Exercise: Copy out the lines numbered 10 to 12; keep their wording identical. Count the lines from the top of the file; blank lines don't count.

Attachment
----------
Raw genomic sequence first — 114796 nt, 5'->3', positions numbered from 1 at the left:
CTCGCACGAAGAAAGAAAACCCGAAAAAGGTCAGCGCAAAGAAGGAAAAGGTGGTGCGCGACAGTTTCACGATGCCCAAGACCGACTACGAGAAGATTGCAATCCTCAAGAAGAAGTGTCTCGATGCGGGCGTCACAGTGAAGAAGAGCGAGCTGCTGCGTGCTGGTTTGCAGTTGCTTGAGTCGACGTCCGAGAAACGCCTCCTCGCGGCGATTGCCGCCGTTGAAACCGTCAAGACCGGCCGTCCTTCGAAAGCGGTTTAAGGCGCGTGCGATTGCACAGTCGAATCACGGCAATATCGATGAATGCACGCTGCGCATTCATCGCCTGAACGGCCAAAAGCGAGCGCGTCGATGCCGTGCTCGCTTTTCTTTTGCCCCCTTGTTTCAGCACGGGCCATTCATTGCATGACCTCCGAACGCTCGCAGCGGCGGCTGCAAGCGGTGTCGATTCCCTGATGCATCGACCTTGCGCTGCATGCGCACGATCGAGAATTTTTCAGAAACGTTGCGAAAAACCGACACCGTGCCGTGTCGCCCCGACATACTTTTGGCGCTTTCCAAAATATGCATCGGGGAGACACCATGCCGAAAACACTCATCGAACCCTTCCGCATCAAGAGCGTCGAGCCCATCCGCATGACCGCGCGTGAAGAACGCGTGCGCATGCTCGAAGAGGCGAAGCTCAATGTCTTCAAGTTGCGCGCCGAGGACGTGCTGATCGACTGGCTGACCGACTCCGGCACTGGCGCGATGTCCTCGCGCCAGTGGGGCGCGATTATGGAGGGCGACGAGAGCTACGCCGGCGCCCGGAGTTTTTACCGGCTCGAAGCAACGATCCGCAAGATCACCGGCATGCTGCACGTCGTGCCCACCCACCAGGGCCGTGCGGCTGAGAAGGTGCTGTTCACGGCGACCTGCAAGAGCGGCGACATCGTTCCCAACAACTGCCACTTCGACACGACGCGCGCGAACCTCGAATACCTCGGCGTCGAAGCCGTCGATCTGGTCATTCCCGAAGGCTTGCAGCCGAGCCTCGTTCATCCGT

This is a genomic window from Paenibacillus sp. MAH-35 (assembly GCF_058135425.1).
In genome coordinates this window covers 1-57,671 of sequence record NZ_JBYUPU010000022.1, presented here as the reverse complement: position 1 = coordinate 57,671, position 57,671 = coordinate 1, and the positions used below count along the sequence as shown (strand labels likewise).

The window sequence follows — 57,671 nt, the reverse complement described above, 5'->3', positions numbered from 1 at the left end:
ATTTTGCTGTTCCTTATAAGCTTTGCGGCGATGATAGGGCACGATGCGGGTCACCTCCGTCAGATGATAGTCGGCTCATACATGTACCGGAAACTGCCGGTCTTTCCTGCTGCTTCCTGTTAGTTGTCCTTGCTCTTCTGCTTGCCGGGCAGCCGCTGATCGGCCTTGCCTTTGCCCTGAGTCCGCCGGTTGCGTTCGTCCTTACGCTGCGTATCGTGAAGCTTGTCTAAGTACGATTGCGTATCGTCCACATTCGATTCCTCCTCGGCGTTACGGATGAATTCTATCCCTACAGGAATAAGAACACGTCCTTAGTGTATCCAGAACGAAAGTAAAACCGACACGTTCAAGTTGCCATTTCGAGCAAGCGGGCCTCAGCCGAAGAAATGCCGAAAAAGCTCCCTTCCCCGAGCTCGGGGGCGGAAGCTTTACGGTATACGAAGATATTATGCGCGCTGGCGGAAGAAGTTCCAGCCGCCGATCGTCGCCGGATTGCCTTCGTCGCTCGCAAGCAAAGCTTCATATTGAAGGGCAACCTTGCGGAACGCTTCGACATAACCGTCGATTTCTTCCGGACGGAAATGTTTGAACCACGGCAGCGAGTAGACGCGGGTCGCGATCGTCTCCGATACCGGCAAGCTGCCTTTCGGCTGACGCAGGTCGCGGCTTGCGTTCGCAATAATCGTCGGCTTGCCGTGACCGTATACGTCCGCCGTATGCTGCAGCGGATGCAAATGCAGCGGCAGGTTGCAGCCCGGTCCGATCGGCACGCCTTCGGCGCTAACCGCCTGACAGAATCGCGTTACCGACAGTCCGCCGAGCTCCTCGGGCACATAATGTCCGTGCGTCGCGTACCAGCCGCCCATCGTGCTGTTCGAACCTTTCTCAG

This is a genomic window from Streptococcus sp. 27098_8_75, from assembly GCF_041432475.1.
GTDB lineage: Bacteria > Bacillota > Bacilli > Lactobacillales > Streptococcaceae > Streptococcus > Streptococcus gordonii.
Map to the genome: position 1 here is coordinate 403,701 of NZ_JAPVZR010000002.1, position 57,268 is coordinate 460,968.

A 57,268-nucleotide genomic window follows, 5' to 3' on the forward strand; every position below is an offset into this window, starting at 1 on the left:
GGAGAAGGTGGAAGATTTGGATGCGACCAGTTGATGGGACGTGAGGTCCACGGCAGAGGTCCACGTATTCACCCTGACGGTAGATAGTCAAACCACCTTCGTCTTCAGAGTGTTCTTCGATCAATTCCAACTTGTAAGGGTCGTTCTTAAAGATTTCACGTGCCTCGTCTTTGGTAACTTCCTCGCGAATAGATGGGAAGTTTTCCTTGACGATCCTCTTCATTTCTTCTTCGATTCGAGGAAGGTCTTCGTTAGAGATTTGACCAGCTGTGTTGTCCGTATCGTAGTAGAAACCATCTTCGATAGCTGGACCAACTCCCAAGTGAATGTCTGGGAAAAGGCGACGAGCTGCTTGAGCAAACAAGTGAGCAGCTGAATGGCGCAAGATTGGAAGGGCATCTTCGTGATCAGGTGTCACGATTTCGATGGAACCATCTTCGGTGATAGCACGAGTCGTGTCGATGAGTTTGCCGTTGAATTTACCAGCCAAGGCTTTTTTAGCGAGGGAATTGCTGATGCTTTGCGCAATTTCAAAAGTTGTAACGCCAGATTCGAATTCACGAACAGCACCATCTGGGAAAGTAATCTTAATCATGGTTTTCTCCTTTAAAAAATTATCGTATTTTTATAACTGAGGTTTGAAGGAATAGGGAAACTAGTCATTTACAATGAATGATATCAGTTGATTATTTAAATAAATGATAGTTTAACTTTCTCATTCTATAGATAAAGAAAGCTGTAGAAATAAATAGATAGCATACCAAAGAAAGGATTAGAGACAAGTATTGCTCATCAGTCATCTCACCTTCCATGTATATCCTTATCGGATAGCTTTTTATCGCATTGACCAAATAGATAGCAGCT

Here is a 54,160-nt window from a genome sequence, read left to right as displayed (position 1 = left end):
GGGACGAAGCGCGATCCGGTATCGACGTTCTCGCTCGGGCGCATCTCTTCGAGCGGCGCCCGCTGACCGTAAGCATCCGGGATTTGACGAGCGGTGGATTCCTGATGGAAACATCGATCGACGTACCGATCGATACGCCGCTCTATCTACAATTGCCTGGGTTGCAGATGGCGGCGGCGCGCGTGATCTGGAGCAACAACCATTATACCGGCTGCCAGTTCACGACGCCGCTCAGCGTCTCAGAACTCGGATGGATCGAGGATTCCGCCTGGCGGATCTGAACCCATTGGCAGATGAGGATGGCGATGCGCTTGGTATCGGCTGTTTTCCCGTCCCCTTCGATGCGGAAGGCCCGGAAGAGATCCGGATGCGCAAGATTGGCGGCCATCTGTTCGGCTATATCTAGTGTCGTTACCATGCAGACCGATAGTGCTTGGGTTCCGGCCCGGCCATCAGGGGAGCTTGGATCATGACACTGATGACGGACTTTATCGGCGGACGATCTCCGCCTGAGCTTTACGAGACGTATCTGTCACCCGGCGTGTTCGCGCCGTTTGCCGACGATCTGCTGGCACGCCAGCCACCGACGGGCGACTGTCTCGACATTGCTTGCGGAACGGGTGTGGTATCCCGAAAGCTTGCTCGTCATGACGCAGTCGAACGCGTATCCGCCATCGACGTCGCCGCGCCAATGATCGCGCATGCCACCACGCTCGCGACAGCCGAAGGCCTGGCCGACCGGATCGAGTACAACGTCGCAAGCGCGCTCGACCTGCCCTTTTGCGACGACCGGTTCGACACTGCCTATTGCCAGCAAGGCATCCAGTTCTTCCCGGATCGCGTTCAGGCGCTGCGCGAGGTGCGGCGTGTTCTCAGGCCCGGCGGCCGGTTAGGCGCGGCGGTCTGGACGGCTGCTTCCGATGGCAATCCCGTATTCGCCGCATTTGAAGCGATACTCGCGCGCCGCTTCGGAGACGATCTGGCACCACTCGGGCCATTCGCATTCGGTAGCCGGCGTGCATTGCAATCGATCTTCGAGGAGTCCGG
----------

A 57,268-nucleotide genomic window follows, 5' to 3' on the forward strand; every position below is an offset into this window, starting at 1 on the left:
GGAGAAGGTGGAAGATTTGGATGCGACCAGTTGATGGGACGTGAGGTCCACGGCAGAGGTCCACGTATTCACCCTGACGGTAGATAGTCAAACCACCTTCGTCTTCAGAGTGTTCTTCGATCAATTCCAACTTGTAAGGGTCGTTCTTAAAGATTTCACGTGCCTCGTCTTTGGTAACTTCCTCGCGAATAGATGGGAAGTTTTCCTTGACGATCCTCTTCATTTCTTCTTCGATTCGAGGAAGGTCTTCGTTAGAGATTTGACCAGCTGTGTTGTCCGTATCGTAGTAGAAACCATCTTCGATAGCTGGACCAACTCCCAAGTGAATGTCTGGGAAAAGGCGACGAGCTGCTTGAGCAAACAAGTGAGCAGCTGAATGGCGCAAGATTGGAAGGGCATCTTCGTGATCAGGTGTCACGATTTCGATGGAACCATCTTCGGTGATAGCACGAGTCGTGTCGATGAGTTTGCCGTTGAATTTACCAGCCAAGGCTTTTTTAGCGAGGGAATTGCTGATGCTTTGCGCAATTTCAAAAGTTGTAACGCCAGATTCGAATTCACGAACAGCACCATCTGGGAAAGTAATCTTAATCATGGTTTTCTCCTTTAAAAAATTATCGTATTTTTATAACTGAGGTTTGAAGGAATAGGGAAACTAGTCATTTACAATGAATGATATCAGTTGATTATTTAAATAAATGATAGTTTAACTTTCTCATTCTATAGATAAAGAAAGCTGTAGAAATAAATAGATAGCATACCAAAGAAAGGATTAGAGACAAGTATTGCTCATCAGTCATCTCACCTTCCATGTATATCCTTATCGGATAGCTTTTTATCGCATTGACCAAATAGATAGCAGCT

Here is a 54,160-nt window from a genome sequence, read left to right as displayed (position 1 = left end):